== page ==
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Does Trump’s New Tax Plan Threaten First-Time Home Buying?

Some real estate professionals have referred to Trump’s new tax plan as a huge blow to the modern American Dream of homeownership. They believe the possibility of falling home prices could lead to a newer generation stuck renting and many leaving higher-cost cities and states.

These specific concerns may be an exaggeration. Understanding what the new tax plan from President Trump means for first-time home buyers matters. If you’re considering buying a home, it’s very important to understand how the new tax plan impacts you.

With many changes coming to Trump’s tax plan before it became a reality, it can be a bit confusing. Below, we will explore how the Republican tax plan may impact the real estate market in Dallas and all across the country.

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How the New Tax Plan Impacts the Real Estate Industry

There are a few major ways the new tax plan will impact home buying and selling. The first major change was made to how much mortgage interest can be deducted on one’s taxes. The previous limit for the combined amount for a primary and secondary (vacation) homes was $1 million. The new limit is $750K.

The new tax plan from President Trump also limited the amount of state and local property taxes one can deduct. The cap is now set at $10K, which will impact a large number of homeowners in Dallas, Texas and across the country.

Along with these two changes, which may be taken as negatives, a few other changes can certainly be viewed as positives. The Historic Tax Credit (HTC) will help those looking to renovate historic properties. This credit was continued in the new tax plan at 20%, as long as the property is a certified historic property. However, the new deduction will be spread over five years.

The Low-Income Housing Tax Credit was also retained at 4%, which helps to fund about 33% of the affordable housing construction across the country.

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In addition, the earlier plans of this new tax plan would have eliminated property tax deductions completely and cut the mortgage-interest cap further. The new plan also maintains the capital gains exclusion from the primary residence sale. This is good news, as sellers can still exclude up to $250K if filing single or $500K if filing jointly.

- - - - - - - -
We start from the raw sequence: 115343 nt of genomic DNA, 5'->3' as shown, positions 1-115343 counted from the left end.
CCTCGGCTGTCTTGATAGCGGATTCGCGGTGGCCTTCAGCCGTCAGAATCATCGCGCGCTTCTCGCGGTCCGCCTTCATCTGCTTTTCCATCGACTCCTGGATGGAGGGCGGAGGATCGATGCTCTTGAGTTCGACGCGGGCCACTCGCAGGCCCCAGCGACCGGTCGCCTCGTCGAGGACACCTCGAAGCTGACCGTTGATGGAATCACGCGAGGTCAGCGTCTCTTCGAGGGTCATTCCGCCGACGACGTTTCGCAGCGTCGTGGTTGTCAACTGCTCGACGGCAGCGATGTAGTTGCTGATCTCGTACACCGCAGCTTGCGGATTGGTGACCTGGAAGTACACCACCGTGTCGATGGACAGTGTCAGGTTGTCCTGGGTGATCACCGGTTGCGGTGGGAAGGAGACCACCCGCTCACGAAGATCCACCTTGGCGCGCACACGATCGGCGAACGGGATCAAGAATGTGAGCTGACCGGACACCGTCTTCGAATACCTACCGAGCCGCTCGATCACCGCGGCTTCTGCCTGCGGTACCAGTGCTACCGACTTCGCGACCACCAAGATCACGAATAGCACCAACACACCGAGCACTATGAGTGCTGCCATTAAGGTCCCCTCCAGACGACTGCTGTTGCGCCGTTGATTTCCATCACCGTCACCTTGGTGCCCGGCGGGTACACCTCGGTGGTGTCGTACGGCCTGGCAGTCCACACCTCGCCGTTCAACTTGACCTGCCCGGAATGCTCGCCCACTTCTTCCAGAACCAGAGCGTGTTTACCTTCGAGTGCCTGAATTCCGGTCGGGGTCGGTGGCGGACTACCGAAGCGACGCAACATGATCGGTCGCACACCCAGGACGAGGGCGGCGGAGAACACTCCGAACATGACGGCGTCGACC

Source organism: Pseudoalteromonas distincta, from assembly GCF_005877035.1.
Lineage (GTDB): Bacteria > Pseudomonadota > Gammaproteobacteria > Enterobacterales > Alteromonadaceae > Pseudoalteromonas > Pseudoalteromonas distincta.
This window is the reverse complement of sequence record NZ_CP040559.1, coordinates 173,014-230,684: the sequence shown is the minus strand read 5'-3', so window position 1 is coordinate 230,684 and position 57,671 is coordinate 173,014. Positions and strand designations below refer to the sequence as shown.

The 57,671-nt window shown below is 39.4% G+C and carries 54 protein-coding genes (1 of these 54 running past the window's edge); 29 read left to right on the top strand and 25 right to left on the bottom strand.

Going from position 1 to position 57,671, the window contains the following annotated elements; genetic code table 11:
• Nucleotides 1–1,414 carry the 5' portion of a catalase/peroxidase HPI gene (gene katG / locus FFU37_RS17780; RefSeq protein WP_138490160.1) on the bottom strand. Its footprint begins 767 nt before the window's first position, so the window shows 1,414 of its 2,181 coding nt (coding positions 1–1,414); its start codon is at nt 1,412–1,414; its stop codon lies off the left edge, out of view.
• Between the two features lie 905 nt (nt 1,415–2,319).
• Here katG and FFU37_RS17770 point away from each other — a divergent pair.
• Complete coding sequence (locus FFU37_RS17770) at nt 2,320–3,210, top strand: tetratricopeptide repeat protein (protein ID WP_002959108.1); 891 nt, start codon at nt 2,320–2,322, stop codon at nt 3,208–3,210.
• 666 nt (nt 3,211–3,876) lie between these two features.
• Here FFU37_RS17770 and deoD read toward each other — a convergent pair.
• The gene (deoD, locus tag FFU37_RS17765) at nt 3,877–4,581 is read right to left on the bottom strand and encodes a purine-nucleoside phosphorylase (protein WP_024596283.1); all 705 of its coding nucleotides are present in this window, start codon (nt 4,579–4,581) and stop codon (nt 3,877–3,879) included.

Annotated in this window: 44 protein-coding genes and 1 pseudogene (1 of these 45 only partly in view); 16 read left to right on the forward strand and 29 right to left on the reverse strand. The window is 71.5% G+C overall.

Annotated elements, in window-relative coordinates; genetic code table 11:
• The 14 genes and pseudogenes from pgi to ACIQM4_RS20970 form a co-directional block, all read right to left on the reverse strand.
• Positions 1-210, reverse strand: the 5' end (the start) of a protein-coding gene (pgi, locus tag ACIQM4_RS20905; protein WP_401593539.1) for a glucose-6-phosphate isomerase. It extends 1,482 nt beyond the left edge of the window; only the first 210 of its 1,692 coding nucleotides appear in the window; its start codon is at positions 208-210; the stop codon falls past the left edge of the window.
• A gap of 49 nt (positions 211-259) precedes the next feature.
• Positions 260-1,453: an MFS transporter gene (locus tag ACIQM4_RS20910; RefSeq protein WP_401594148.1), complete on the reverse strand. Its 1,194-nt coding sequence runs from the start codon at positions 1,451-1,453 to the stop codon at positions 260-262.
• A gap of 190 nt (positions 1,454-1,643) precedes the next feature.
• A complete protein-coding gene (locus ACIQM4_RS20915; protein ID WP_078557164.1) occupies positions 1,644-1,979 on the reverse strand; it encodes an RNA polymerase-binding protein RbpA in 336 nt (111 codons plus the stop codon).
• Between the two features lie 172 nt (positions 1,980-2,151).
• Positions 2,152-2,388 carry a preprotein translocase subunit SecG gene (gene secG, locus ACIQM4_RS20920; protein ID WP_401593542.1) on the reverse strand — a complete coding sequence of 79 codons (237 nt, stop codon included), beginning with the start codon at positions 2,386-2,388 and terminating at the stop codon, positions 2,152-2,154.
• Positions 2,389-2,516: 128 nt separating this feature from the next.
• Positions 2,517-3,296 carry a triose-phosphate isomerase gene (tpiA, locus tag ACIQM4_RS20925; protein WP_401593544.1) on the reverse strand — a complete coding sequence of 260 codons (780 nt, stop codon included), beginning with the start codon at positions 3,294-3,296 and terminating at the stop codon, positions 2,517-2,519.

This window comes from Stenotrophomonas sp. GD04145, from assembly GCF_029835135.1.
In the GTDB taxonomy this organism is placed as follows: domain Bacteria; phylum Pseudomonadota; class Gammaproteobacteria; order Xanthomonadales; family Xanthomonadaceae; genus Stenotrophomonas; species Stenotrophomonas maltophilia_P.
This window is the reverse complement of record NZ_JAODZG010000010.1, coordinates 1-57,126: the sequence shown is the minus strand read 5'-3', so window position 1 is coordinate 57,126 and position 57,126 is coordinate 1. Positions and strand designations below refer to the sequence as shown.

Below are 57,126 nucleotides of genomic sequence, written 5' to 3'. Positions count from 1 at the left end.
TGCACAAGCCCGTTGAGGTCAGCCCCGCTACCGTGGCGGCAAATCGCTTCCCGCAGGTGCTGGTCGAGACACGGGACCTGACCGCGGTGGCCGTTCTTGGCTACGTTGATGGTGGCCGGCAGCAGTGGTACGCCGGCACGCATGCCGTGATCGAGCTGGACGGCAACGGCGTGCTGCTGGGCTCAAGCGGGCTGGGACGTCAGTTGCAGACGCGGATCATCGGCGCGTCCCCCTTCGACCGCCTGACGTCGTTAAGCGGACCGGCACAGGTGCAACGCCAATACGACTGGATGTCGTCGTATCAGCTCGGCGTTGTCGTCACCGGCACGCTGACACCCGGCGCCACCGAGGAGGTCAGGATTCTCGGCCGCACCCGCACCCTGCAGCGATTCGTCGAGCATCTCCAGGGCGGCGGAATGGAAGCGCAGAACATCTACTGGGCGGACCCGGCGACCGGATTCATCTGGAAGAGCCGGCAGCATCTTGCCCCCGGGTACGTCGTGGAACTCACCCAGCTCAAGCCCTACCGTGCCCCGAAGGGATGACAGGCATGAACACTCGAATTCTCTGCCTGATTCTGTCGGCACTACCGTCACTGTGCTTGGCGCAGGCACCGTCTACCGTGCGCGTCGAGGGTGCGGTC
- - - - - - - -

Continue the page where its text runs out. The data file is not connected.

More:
What does This All Mean for First-Time Home Buyers & Other Buyers?

The impact of the new tax plan from Trump on first-time home buyers won’t be very big. According to data from, the new plan will only impact about 1.3% of new mortgage, which will come from the wealthiest homeowners, found in the most expensive areas of the country.

In addition, some experts believe the national housing prices may fall by about 4%. This could be good news for first-time home buyers, as properties become less expensive and easier to purchase. On a national level, not many people will really be impacts. However, in some of the areas where housing costs and taxes are super-high, the impact will be felt.

The new tax plan isn’t expected to keep potential buyers from becoming homeowners, however. Many Americans believe homeownership is the American Dream and many don’t care for the idea of spending a lifetime paying rent. However, some of the potential home buyers on the very low end may be dissuaded from buying since they won’t save as much by owning.

It’s very possible that President Trump’s new tax plan could lead to falling home prices and more money in the paychecks of potential buyers. For first-time home buyers, this could be very good news. With more money to spend and housing prices coming down a bit, it could lead to even more buyers entering the market.

Putting it All Together

It seems that some real estate experts are worried about the tax plan from Trump. However, others are not so concerned because many homeowners have already stopped using the mortgage deduction. According to the Pew Charitable Trusts, only 21.5% claimed the mortgage interest deduction in 2015, which led to an average write-off of $8,612.

The new plan was changed in a few ways before it was finalized, which did cause some confusion. For homeowners, it may not have as big of an impact as some would like to think. The largest impact won’t be felt by most first-time home buyers.

Helpful information: 15 Must-Do’s For the First-Time Home Buyer

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